Download the interview questions and make enough copies so that every student can have one.
- If you have some music(s) from a different culture, it might be nice to bring it in and play it to your students, and see if they know where the music is from. You can find some examples and information about World Music at: http://worldmusic.nationalgeographic.com/. This can be your lead in to discussing other cultures. You can also use images from Flickriver. Just click on this link: http://flickriver.com/search/culture/. You can download these images and print them for classroom use, or if you have a computer and projector in your classroom, open the link and start showing the students some of the images. Get their reactions and ask them if they know which countries the images come from and how they relate to culture.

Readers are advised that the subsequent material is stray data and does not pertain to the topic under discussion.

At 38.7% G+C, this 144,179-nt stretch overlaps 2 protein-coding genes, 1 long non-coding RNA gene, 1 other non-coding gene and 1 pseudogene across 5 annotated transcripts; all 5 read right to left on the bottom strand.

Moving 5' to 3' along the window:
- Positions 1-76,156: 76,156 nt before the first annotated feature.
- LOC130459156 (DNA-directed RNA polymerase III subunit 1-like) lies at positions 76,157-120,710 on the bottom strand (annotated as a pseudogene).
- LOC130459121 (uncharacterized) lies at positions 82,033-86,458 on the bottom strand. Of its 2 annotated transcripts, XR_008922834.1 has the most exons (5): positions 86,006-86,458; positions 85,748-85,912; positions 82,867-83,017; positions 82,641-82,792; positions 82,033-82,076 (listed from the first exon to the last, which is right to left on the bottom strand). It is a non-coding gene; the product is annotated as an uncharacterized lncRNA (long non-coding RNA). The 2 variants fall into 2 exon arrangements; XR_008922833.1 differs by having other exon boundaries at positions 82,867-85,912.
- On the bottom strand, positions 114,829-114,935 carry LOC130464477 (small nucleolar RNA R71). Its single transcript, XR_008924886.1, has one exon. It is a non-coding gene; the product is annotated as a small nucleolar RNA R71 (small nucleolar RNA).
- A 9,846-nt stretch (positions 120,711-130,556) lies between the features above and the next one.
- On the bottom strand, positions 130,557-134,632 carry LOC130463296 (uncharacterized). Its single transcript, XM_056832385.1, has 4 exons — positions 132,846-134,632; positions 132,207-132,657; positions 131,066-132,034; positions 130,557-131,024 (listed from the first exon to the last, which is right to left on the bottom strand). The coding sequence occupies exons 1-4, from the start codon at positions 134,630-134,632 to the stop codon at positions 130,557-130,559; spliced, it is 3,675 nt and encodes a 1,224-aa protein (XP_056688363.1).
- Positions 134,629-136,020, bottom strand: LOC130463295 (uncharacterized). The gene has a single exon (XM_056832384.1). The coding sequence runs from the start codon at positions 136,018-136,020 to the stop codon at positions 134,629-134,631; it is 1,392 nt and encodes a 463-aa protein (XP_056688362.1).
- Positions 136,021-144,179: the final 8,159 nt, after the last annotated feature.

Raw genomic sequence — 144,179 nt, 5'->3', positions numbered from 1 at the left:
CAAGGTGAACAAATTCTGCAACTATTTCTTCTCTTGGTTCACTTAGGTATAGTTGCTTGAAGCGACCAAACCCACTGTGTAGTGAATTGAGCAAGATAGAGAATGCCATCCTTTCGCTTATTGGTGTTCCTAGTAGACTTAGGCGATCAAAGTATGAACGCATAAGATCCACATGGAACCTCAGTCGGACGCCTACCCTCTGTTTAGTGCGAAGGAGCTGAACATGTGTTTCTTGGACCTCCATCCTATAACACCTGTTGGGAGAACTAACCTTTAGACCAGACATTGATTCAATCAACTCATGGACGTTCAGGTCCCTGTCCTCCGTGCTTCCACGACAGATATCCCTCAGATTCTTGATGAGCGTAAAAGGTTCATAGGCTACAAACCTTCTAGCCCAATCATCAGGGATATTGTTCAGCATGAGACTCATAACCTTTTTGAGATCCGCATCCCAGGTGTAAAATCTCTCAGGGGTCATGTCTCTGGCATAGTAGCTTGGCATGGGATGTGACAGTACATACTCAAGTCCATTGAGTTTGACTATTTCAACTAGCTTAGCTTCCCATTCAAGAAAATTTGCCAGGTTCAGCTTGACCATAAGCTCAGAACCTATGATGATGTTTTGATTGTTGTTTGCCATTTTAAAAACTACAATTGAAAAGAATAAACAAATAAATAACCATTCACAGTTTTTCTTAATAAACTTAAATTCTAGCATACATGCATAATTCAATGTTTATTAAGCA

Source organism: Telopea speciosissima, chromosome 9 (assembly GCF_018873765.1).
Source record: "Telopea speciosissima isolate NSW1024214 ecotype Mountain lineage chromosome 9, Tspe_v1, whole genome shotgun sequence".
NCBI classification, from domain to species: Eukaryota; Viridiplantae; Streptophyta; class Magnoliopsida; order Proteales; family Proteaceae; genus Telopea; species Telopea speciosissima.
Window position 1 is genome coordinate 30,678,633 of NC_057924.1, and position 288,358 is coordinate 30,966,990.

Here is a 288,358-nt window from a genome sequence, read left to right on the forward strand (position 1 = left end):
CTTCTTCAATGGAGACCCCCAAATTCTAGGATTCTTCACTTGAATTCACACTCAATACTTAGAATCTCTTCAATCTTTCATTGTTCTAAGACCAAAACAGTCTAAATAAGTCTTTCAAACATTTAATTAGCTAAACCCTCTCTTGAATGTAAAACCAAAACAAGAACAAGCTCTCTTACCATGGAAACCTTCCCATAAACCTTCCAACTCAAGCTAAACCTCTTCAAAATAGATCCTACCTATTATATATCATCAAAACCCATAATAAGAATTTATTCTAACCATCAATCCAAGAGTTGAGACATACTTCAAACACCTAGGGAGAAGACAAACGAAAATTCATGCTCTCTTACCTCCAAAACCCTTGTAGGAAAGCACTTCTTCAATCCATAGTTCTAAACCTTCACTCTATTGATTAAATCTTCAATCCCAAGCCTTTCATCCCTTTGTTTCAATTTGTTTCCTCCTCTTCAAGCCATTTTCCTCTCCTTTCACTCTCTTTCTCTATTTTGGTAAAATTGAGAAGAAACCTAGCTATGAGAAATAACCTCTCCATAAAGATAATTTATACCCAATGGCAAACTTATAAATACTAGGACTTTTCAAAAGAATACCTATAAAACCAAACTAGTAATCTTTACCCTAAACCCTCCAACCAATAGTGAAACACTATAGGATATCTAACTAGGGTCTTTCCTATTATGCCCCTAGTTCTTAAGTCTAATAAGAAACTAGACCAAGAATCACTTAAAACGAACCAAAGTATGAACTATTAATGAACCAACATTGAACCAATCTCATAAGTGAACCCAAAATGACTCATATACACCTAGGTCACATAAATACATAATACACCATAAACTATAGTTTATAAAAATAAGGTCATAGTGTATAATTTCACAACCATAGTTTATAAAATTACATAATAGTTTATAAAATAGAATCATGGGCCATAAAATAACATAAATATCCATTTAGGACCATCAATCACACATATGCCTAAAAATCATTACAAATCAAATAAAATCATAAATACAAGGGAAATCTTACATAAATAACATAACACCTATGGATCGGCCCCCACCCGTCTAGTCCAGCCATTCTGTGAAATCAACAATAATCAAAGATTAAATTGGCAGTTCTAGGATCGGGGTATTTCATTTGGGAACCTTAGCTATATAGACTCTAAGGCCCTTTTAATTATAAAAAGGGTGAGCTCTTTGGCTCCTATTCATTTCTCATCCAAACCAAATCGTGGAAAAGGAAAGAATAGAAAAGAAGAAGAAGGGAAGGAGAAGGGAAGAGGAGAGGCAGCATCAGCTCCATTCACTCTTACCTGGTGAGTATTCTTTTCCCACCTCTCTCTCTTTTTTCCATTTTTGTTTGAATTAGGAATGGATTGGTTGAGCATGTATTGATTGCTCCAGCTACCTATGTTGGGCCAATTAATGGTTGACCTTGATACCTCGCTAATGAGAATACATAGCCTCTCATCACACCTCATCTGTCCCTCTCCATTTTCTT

- Ask the students if they have ever experienced another culture, either through travel and holidays or knowing someone from another culture.
- Tell the students that they are going to explore their views of other cultures. Hand out the interview sheets and put the students into pairs. Tell them to ask and answer the questions with their partner.
- You may want to put students into new pairs once they have had the opportunity to discuss for a little while.
- Be sure to monitor carefully and help with vocabulary. You may also want to check to be sure there are no strong disagreements among the students.
- You might want to end the activity with a full class discussion.
- Try to focus on any new vocabulary that has come up during the lesson.
If your students are really interested in discovering more about other cultures you could explore the eLanguages website at: http://www.elanguages.org/ and look for projects you and your students can get involved in.